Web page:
Judge apologises to journalists for exclusion from court hearing
Detective says ‘Guards don’t know how to deal with the press. They are afraid, ‘Do I let them in or not?’’
Interior of the Criminal Courts of Justice, Parkgate Street, Dublin. Judge Brian O’Shea called journalists Marie O’Halloran of The Irish Times and Allison Bray of the Irish Independent to a special sitting of the District Court on Wednesday to determine why they were excluded from a bail hearing the previous day for a 15-year-old boy accused of an assault causing harm in Dublin last weekend. Photograph: Matt Kavanagh.
A District Court judge has urged a member of An Garda Síochána who excluded three journalists from a children’s court hearing in an assault case to apologise to the reporters for the mistake.
Judge Brian O’Shea called journalists Marie O’Halloran of The Irish Times and Allison Bray of the Irish Independent to a special sitting of the court on Wednesday to determine why they were excluded from a bail hearing the previous day for a 15-year-old boy accused of an assault causing harm in Dublin last weekend.
The journalists, along with a reporter from the Irish Daily Mail, were prevented from entering the court by a garda for the hearing of the bail application for the teenager who was charged under the Offences Against the Person Act with assault causing harm and under the Firearms Act for the possession of a knife.
The boy, who cannot be identified because he is under 18 years of age, appeared in relation to an assault on a 25-year-old woman at Queen’s Road, Dún Laoghaire, last Saturday.
The judge apologised to Ms O’Halloran and Ms Bray for being excluded from his court and reassured them that if he had known, he would not have permitted their exclusion.
“If I had know that this had taken place outside my courtroom, I would not have tolerated it,” he told the journalists at a special court sitting at the Criminal Courts of Justice next to the Phoenix Park in Dublin.
The judge said that there were “no circumstances where a journalist should not be allowed into court for a section two bail hearing” and he suggested the garda responsible may have conflated reporting restrictions around the case and the exclusion of members of the public from a children’s court hearing.
He said he was “very conscious” that Chief Justice Frank Clarke had stated publicly there should be openness and transparency about what goes on in court.
“I am struggling to get into my head how frustrating it must have been being outside the door and not being allowed in for a story that they had an interest in,” Judge O’Shea said.
He said he had asked Det Garda Daniel Treacy of Dún Laoghaire Garda station to attend court in an effort to find out who made the decision to exclude the journalists from Tuesday’s hearing.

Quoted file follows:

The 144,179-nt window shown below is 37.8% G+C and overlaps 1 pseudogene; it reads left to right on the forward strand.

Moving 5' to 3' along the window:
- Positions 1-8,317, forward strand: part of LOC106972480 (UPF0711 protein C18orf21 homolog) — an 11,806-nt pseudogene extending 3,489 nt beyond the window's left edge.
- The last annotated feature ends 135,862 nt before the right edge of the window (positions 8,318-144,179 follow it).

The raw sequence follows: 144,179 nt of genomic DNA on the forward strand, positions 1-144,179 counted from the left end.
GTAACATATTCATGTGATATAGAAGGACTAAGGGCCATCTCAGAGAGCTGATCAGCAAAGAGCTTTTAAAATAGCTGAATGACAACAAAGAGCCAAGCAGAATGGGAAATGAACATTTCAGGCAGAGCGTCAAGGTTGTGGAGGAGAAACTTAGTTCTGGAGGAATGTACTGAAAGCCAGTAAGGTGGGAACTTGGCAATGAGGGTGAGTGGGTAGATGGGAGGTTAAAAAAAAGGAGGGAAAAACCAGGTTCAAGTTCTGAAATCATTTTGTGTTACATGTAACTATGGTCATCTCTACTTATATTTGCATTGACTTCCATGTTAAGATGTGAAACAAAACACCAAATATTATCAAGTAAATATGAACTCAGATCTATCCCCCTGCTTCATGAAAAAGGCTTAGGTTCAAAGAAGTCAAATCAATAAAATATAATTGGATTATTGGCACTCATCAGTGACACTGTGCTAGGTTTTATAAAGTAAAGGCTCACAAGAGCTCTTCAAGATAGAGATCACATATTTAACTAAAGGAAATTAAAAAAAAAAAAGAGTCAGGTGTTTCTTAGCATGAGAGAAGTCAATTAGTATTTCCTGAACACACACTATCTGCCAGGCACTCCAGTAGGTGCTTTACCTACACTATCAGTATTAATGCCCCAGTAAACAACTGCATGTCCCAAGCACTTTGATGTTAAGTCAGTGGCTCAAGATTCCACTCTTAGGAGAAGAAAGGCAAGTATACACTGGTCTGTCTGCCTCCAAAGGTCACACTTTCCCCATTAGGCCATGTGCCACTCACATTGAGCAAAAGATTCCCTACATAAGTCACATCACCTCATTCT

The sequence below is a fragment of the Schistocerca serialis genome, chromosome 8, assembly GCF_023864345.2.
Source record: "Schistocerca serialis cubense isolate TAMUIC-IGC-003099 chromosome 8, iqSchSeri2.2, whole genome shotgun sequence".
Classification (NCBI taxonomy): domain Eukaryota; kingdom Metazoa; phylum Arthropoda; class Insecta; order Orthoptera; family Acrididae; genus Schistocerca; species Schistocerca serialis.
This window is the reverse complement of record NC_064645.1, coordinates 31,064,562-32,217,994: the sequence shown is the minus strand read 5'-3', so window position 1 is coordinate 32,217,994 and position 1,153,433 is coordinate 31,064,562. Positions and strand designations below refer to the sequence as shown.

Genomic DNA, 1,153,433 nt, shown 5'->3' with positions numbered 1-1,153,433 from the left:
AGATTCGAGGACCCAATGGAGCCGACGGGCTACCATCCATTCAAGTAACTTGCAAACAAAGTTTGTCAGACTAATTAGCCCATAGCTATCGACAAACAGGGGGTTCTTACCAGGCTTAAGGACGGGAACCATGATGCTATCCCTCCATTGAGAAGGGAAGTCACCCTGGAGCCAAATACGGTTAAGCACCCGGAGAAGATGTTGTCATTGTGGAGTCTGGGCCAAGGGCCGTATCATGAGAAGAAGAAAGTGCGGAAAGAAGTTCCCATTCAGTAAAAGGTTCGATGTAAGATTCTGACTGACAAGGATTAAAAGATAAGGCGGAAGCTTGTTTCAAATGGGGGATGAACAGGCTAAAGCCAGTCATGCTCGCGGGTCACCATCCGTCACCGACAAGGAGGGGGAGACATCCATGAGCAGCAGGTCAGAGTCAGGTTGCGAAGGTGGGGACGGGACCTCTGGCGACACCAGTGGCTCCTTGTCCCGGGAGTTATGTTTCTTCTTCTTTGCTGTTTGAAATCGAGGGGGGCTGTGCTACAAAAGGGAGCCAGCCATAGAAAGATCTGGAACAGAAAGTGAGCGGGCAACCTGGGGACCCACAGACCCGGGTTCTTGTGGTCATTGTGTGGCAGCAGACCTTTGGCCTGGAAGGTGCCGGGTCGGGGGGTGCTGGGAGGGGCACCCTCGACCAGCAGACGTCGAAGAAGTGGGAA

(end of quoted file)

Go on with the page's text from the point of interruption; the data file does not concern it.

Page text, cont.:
The judge told Det Garda Treacy that if the garda responsible was “worth their salt”, then the garda should contact the journalists and apologise.
He expected this apology would be accepted and that would be the end of the matter, but he did say the newspapers would have recourse to make a complaint in another forum.
He suggested the error may be prevented in future in a more practicable way by putting signs in court saying that journalists should not be excluded from court unless specifically ordered by the judge.
Det Garda Treacy said that the issue was about educating gardaí about what was permitted or not.
“Guards don’t know how to deal with the press,” he said. “They are afraid, ‘Do I let them in or not?’”
Opportunity to apologise
The judge stressed to Det Garda Treacy that he did not want him to feel that he was at the receiving end of his complaint but that he might make inquiries that would lead to the garda responsible for excluding the journalists to apologise to them.
He said he read The Irish Times and the Irish Independent every day and not only did they not publish anything prejudicial in relation to this case but favourably reported that the boy had no previous convictions.
Solicitor Joe O’Malley, for The Irish Times, described the exclusion of the journalists as “entirely unwarranted and inexcusable” and hoped the appropriate person would do the right thing and apologise.
Kieran Kelly, solicitor for the Irish Independent, thanked the judge and said that it would not have been the first time the journalists had come across the frustration of being excluded from a court.
“It is unfortunate sometimes people do conflate what the rules are,” he said.
The judge asked the journalists to pass his apologies on to the Irish Daily Mail journalist Barry Hartigan who was also excluded from Tuesday’s hearing.
Bail was refused for the 15-year-old boy on Tuesday because gardaí fear he may commit murder if released from custody, the court heard.
It also heard that the alleged victim and the accused made contact on social media through the Whisper App and the exchange of a series of texts. During the exchange of messages, the alleged victim obtained photos of him and later identified him from the photos to gardaí. CCTV footage was also obtained.
Citing the garda’s evidence, the judge said the accused lured the complainant to a series of abandoned locations and assaulted the victim with a transverse laceration to the neck and “choked her to within an inch of her life to the extent that a tear was released from her eye”.